”The Office” recap: Michael goes wild
If you’re following news of the writers’ strike, you’ve probably heard that NBC has suspended production of The Office and sent the cast and crew home indefinitely. The upshot for fans: After the Nov. 15 broadcast, no new episodes will air until after the strike ends. Jenna Fischer sums up the mess in her blog, and don’t miss this clip of five still-witty-under-stress Office scribes (Greg Daniels, Mindy Kaling, Michael Schur, B.J. Novak, and Paul Lieberstein) pausing mid-picket to comment. Longtime union supporter that I am, I was particularly impressed to learn that Steve Carell, a WGA card holder, had the integrity to stay home from his acting duties on the Office set — a move that certainly influenced the sudden wrap in production but signaled his support of the talented writers who’ve made The Office the beloved, profitable show it is. (As Michael Scott said of rabies patients: ”Solidarity!”) This executives-vs.-writers struggle is an important one, but what a sad turn of events for TV and film crews, for fans, and for all working people whose incomes depend on a healthy entertainment industry. Casey Coffee-man and Martha Manicurist, may your rent get paid, somehow.
On that cheery note, let me tell you the first reason I loved last night's episode, ”Survivor Man” (written by Carell). It was ostensibly part of the week’s widely touted ”green” programming on NBC, aimed at raising awareness of the global environmental crisis (a comedy-inspiring theme if I ever heard one). But leave it to the funniest firm in Scranton to come at the topic from left field: No Nobel-laureate guests, no trips to the paper mill — just outdoorsiness with Michael and Dwight, and infighting among the rest of the staff. Oh, and some pants became a tent, so, uh…recycling!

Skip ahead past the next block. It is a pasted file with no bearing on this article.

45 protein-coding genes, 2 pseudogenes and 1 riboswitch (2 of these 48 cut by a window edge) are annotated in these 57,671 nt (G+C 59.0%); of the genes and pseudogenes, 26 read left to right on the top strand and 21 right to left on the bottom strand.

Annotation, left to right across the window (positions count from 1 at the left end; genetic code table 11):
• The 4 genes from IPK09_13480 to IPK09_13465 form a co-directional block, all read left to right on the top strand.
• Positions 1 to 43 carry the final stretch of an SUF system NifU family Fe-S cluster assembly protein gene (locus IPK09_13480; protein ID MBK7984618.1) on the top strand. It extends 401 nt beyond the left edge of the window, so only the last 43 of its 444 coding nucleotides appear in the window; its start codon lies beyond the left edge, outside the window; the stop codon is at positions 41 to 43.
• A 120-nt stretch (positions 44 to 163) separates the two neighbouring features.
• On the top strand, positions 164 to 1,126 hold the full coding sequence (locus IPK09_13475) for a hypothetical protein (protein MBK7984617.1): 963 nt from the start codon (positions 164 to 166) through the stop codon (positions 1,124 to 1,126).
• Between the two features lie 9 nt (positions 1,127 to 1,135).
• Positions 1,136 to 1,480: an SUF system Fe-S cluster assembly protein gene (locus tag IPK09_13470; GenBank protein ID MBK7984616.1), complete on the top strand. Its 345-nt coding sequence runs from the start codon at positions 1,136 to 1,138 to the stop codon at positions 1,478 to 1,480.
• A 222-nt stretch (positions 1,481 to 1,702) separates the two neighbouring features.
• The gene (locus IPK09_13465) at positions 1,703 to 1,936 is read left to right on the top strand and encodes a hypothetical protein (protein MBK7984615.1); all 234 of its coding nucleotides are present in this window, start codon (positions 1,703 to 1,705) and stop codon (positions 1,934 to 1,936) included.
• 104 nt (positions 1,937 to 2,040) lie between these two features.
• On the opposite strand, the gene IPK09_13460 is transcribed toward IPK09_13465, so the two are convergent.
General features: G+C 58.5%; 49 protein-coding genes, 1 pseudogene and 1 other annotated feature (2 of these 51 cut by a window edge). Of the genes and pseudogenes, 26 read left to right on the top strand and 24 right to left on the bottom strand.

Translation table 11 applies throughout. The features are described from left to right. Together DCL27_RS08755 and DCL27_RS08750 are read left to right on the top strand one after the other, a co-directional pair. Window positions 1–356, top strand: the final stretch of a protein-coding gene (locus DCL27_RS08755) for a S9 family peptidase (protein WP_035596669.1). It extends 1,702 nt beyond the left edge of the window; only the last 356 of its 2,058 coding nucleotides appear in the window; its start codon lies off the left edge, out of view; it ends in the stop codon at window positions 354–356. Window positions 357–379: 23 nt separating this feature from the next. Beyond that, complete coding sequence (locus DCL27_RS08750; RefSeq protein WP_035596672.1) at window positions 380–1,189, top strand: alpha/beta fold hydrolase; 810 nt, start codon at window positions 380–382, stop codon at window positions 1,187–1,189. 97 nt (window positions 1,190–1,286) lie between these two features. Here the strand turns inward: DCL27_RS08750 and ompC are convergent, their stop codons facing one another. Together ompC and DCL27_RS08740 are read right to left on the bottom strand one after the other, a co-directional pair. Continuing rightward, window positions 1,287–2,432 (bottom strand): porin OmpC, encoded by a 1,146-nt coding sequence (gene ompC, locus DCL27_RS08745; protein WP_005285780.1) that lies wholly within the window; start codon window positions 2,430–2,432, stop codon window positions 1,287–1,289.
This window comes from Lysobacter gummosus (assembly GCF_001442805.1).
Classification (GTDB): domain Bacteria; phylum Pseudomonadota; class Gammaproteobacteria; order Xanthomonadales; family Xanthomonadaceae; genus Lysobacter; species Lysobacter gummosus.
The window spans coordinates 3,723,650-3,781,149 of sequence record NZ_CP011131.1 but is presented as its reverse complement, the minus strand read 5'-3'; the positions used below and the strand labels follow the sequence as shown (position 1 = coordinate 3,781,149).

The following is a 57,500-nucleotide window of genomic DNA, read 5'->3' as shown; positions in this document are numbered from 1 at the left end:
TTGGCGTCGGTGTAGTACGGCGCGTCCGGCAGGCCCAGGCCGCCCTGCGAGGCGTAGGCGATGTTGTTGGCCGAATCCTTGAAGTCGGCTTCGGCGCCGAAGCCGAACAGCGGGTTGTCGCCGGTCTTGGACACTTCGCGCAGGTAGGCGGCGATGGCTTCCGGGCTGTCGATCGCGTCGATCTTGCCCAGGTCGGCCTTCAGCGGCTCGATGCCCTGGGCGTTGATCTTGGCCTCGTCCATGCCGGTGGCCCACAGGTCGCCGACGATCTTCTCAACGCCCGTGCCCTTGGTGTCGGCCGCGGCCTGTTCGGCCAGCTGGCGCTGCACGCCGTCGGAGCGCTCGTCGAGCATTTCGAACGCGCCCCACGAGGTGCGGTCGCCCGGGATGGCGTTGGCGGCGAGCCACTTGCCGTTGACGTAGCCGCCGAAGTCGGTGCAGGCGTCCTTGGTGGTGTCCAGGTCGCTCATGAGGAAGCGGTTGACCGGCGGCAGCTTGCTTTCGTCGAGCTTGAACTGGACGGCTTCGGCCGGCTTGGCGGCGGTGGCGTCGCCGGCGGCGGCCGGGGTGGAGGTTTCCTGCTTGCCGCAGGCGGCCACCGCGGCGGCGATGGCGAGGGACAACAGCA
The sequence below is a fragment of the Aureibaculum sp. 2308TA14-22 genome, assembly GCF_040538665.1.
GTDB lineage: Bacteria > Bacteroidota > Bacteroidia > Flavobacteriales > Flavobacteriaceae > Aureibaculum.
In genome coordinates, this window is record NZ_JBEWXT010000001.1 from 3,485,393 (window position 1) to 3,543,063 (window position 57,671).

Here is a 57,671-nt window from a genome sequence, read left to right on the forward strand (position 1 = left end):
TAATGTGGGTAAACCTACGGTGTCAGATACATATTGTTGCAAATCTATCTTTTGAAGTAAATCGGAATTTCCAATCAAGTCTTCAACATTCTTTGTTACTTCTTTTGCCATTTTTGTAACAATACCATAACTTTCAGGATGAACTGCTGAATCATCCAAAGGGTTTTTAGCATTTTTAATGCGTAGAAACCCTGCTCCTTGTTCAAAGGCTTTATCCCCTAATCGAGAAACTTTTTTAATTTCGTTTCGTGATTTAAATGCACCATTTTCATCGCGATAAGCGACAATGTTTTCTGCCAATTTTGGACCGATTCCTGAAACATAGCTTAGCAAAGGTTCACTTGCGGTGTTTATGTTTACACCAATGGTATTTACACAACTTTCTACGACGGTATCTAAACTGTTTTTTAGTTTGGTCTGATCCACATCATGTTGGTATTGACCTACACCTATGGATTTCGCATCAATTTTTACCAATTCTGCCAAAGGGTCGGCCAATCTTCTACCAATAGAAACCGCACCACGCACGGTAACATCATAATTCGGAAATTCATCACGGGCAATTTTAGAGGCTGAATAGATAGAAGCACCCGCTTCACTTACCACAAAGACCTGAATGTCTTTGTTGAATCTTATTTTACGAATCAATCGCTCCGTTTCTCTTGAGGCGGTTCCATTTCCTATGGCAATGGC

(This is not to be confused with ”The Pants Tent,” the first regular episode of Curb Your Enthusiasm, a series that pioneered the integration of eco-friendly choices, such as driving a Prius, into its scripts.)
Another reason to applaud was the slightly mellower-than-usual tone, a breather after the wackier high jinks of late. With its controlled pace, ”Survivor Man” showcased the subtle acting that has always set The Office apart. I thought the last scene — a low-key, layered exchange between Steve Carell and John Krasinski, two of the most likable actors on TV today — ranked among the series’ finest.
At the top of the episode, Toby made a rare excursion out of his shell to gush about Ryan’s ”wilderness adventure retreat” (but since we saw none of it, we can only imagine what a fantastically dorky team-building exercise it was). Michael, who wasn’t one of the execs invited, seethed while Toby rambled about all the fun. (”No more s’mores!”) Anyone catch Toby’s reply to Pam, after she asked whether they’d all slept in cabins? He was almost cut off, but then said, ”Under the stars. It was really beautiful….You should have come.” Poor Toby and his Pam torch.
To even the score that exists only in his head, Michael started mulling over his own camping trip and asked if Jim would, hypothetically, go along. (Jim’s nonverbal reaction during the line ”You know what ‘hypothetical’ means? Not real,” was brilliant.) Scoffing at Ryan’s cliquey ”Broken Mountain” outing, Michael decided he needed a rugged solo adventure. Immediately. He asked Dwight to procure duct tape and a knife within 30 minutes; within 30 seconds, Dwight delivered weapons he’d ”strategically placed” at work. (His blow dart and ”Mr. A. Knife” file were absurd perfection, as was his embroidery-worthy proverb ”It’s better to be hurt by someone you know, accidentally, than by a stranger on purpose.”)
Michael said farewell with ”When I return, I hope to be a completely changed human being,” to which Jim, understating matters entirely, answered, ”That’d be great.” Dwight drove woods-ward while Michael stated that any survivalist experiment should simulate a disaster, such as a plane wreck, except in this case the disaster was an abduction by a serial killer who was about to leave him for dead. Dwight interjected that he’d never let his victim live and would, in fact, remove Michael’s teeth and fingers so the body would be unidentifiable: ”They would call me the Overkill Killer.” I still hadn’t recovered from laughing when Dwight turned to Michael, who’d fashioned his necktie into a blindfold, and hit him on the head with a shoe because ”it would be better if you were unconscious.” What is their sick, strange, hilarious bond?
NEXT: It’s my party